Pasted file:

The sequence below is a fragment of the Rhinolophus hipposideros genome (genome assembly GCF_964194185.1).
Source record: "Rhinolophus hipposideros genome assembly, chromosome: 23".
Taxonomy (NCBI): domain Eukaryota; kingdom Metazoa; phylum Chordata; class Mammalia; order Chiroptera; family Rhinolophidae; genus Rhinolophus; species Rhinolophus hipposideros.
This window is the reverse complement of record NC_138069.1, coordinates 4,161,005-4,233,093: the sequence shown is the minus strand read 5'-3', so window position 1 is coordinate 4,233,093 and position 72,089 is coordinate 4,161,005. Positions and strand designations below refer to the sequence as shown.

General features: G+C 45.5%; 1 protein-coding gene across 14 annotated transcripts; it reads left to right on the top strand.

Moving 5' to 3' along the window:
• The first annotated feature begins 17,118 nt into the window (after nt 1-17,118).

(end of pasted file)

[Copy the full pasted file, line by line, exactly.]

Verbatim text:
The sequence below is a fragment of the Rhinolophus hipposideros genome (genome assembly GCF_964194185.1).
Source record: "Rhinolophus hipposideros genome assembly, chromosome: 23".
Taxonomy (NCBI): domain Eukaryota; kingdom Metazoa; phylum Chordata; class Mammalia; order Chiroptera; family Rhinolophidae; genus Rhinolophus; species Rhinolophus hipposideros.
This window is the reverse complement of record NC_138069.1, coordinates 4,161,005-4,233,093: the sequence shown is the minus strand read 5'-3', so window position 1 is coordinate 4,233,093 and position 72,089 is coordinate 4,161,005. Positions and strand designations below refer to the sequence as shown.

General features: G+C 45.5%; 1 protein-coding gene across 14 annotated transcripts; it reads left to right on the top strand.

Moving 5' to 3' along the window:
• The first annotated feature begins 17,118 nt into the window (after nt 1-17,118).